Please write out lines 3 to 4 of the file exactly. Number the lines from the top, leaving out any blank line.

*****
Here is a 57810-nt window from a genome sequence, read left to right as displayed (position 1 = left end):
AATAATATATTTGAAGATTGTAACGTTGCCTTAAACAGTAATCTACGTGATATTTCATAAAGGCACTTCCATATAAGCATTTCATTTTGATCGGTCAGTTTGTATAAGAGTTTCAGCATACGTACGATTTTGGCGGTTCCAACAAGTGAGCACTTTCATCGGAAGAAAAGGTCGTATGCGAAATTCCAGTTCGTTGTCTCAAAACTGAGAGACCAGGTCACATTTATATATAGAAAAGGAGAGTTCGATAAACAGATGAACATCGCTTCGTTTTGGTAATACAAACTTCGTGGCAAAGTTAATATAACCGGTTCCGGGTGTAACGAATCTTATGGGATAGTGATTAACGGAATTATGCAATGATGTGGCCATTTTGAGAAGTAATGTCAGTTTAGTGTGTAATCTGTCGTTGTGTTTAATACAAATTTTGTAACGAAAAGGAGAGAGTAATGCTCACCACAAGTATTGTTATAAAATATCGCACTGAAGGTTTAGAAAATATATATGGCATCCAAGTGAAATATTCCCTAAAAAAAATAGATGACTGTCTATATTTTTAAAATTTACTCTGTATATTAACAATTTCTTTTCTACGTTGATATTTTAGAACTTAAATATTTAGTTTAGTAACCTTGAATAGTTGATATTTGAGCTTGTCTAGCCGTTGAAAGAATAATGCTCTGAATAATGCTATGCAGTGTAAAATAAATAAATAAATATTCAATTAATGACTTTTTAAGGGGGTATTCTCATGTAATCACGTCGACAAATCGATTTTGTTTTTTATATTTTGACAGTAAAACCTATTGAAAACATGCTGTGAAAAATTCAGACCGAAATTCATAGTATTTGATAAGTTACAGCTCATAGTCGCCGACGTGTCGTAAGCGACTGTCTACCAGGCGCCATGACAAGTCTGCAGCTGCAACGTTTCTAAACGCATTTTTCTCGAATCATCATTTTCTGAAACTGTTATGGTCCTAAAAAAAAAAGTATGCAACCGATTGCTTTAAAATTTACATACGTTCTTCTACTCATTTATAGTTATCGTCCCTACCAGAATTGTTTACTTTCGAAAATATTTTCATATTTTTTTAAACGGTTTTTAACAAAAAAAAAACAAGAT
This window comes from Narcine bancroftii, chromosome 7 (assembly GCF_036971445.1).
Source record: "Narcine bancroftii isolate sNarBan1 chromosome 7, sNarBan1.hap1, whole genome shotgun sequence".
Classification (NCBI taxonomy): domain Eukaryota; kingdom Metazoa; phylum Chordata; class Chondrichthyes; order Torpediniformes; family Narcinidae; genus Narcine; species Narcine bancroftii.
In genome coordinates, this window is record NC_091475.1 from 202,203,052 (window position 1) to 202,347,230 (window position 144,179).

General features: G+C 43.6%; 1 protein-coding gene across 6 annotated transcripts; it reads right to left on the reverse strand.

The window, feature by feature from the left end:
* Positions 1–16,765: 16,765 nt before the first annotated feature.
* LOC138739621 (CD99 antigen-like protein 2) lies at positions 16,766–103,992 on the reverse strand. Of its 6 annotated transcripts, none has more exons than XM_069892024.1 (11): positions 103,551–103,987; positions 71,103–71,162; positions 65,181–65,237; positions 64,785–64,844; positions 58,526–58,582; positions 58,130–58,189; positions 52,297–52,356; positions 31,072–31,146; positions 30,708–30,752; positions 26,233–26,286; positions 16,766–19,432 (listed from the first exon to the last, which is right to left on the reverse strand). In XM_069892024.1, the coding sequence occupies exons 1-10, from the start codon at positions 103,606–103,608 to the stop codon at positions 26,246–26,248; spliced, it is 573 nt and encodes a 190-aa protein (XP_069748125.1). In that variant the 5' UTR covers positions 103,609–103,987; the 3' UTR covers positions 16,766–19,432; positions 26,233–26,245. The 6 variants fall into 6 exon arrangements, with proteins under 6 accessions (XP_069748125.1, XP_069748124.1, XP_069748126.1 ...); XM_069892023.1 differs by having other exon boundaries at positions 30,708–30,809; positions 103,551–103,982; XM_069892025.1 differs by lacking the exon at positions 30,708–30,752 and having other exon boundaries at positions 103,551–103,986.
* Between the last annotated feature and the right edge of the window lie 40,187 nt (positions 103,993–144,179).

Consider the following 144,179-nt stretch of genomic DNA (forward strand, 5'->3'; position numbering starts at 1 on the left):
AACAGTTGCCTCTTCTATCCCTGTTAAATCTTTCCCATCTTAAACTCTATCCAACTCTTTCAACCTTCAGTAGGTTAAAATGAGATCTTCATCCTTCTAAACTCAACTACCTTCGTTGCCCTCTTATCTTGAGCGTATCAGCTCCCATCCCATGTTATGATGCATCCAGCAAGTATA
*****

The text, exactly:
This window comes from Narcine bancroftii, chromosome 7 (assembly GCF_036971445.1).
Source record: "Narcine bancroftii isolate sNarBan1 chromosome 7, sNarBan1.hap1, whole genome shotgun sequence".